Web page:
South Asia has very little land to add, but can increase irrigation. The Near East/North Africa is the opposite with some additional land to add, but limited additional water to draw on to increase yields. Both regions will need to maximize yields from existing land and water resources and rely on increased import. Latin America and sub-Saharan Africa are currently using only about 20 percent of their potential cropland, and Latin America has the greatest potential to increase irrigation if that becomes necessary. International trade will be essential for moving food from the best regions to produce crops to the regions that have the least potential for increasing domestic production.

The average annual total economic growth rates from the World Bank used by FAO were 2.9 percent between 2005 and 2050, with high-income countries growing 1.6 percent per year and developing countries growing 5.2 percent per year. Those growth rates should continue to stimulate development of a growing middle class in developing countries.

While increased international trade will help meet the food security needs of many countries, it is not the solution in some of the least developed countries. Despite the growth in food production and increased trade, FAO estimates by 2050 about 370 million people, 5 percent of the population of developing countries, will still be chronically undernourished. The rate in sub-Saharan Africa will be at 7 percent with some countries at 15 percent. In countries with more than 20 percent of the population undernourished, growth in the agricultural capital stock has lagged behind population growth resulting in less capital per worker in agriculture. Investments have been declining in countries in sub-Saharan Africa and South Asia with the highest prevalence of under-nourishment. These challenges have to be first addressed as domestic political and economic policies and then as public infrastructure investments that encourage saving and investing by local farmers.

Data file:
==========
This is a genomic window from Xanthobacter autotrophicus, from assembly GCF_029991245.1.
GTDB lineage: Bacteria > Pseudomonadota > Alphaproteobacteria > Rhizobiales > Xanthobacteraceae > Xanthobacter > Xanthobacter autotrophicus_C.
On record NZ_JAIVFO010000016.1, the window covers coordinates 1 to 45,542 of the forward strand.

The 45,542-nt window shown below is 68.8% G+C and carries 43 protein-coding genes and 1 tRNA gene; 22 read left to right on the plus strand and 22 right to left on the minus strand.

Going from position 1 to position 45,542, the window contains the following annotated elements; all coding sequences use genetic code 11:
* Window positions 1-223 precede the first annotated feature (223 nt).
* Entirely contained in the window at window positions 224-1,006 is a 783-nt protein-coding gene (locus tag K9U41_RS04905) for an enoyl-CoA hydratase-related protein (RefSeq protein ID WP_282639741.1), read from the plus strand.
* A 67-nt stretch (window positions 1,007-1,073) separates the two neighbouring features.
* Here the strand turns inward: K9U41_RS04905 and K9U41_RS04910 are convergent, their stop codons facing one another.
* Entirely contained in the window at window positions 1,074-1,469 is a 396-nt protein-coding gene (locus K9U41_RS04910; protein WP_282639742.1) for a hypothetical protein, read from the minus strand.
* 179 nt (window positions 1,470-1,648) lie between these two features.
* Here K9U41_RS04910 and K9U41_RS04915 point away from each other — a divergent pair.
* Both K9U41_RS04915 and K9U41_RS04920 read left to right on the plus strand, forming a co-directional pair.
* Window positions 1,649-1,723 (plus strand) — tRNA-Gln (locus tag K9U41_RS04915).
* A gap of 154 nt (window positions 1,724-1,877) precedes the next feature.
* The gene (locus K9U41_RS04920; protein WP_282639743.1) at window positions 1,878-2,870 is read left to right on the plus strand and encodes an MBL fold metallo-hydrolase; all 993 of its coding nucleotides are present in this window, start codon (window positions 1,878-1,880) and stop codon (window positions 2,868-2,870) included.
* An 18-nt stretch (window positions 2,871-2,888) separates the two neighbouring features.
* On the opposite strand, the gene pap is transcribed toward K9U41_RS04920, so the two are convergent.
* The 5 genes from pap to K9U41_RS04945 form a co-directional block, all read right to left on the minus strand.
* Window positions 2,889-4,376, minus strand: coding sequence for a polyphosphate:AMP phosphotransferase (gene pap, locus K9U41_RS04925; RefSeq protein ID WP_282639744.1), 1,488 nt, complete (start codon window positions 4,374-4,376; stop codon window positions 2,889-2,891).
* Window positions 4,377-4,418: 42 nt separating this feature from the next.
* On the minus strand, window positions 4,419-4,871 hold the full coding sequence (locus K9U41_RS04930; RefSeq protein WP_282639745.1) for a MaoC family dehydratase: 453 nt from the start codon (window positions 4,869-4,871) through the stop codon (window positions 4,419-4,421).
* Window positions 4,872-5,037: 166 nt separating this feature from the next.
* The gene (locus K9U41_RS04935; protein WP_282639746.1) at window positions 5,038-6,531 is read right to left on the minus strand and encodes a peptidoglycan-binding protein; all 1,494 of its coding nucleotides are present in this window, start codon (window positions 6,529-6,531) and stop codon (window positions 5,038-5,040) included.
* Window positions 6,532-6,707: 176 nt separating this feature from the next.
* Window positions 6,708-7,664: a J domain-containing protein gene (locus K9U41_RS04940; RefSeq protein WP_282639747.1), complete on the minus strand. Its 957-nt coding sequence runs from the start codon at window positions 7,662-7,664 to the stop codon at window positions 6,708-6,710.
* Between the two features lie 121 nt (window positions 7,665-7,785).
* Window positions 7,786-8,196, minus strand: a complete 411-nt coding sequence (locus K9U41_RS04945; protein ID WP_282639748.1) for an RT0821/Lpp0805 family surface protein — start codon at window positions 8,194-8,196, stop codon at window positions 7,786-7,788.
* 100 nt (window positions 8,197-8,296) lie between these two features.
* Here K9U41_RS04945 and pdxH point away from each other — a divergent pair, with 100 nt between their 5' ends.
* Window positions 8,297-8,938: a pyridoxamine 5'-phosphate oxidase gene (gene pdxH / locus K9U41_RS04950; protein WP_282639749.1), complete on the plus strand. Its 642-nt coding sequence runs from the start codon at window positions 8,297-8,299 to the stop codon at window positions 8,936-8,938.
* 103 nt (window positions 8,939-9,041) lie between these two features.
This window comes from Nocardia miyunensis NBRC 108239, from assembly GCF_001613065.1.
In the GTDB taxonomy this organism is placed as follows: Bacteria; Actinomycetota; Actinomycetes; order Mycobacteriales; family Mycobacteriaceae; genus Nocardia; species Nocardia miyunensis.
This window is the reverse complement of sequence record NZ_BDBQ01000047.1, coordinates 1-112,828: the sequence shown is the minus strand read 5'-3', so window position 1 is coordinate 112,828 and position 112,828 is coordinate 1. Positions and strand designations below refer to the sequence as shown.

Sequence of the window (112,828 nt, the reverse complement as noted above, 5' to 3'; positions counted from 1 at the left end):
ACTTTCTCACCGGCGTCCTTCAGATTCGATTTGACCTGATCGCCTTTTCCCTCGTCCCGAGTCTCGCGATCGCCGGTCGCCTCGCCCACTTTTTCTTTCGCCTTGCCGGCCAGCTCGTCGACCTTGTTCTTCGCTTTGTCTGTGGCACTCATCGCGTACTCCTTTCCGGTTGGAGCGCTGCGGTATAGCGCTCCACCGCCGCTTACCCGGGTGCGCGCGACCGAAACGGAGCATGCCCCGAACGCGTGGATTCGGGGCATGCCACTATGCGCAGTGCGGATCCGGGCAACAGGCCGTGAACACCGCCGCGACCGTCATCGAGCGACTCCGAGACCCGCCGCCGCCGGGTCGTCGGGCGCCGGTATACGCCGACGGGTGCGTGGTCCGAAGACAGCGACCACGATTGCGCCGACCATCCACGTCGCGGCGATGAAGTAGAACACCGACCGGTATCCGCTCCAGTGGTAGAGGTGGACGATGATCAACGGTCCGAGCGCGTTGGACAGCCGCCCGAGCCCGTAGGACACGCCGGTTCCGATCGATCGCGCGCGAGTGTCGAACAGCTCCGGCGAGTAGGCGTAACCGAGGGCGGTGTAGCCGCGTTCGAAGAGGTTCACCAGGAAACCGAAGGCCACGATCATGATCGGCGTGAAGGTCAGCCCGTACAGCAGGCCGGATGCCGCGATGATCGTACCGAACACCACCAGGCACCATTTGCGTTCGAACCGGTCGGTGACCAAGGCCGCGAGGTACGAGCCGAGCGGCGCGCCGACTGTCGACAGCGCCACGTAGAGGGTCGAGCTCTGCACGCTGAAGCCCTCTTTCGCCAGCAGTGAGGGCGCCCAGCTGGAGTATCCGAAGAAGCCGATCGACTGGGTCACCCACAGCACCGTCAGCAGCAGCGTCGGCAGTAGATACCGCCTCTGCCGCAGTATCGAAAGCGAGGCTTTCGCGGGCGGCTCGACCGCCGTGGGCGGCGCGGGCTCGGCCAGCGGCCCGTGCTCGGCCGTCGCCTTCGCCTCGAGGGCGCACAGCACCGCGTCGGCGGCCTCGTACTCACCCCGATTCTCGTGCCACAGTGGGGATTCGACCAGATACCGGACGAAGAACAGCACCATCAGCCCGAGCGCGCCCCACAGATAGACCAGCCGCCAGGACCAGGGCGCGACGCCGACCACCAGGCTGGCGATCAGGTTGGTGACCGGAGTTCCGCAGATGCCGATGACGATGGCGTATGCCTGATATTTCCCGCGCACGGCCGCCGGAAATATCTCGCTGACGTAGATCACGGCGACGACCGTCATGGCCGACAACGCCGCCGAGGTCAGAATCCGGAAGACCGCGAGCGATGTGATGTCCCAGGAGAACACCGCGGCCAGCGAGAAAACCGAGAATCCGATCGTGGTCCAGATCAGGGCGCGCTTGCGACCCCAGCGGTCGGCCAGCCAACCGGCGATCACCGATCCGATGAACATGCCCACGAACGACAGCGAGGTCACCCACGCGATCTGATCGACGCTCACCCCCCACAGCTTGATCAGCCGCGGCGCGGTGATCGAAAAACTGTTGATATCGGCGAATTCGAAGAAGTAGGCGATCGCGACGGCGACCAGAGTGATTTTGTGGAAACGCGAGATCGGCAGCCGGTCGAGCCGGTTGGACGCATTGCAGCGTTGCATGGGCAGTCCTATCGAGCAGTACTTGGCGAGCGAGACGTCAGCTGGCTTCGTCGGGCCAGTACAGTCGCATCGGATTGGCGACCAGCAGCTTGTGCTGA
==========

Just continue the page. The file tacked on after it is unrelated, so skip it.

These challenges are daunting, but manageable. The land use increases are modest compared to the land available. Technology is already being used in advanced developing countries that can increase yields in cereals, coarse grains and oilseeds in low-yield countries. Trade is now part of food security in many countries and can further expand to meet the needs of growing urban populations. Food trade must become freer, for exports and imports, in keeping with its increased importance in food security. The biggest challenge is to encourage investment in low-income countries that have fallen behind over the last 30 years.

Ross Korves

Ross Korves

Ross Korves served Truth about Trade & Technology, before it became Global Farmer Network, from 2004 – 2015 as the Economic and Trade Policy Analyst.

Researching and analyzing economic issues important to agricultural producers, Ross provided an intimate understanding regarding the interface of economic policy analysis and the political process.

Mr. Korves served the American Farm Bureau Federation as an Economist from 1980-2004. He served as Chief Economist from April 2001 through September 2003 and held the title of Senior Economist from September 2003 through August 2004.

Born and raised on a southern Illinois hog farm and educated at Southern Illinois University, Ross holds a Masters Degree in Agribusiness Economics. His studies and research expanded internationally through his work in Germany as a 1984 McCloy Agricultural Fellow and study travel to Japan in 1982, Zambia and Kenya in 1985 and Germany in 1987.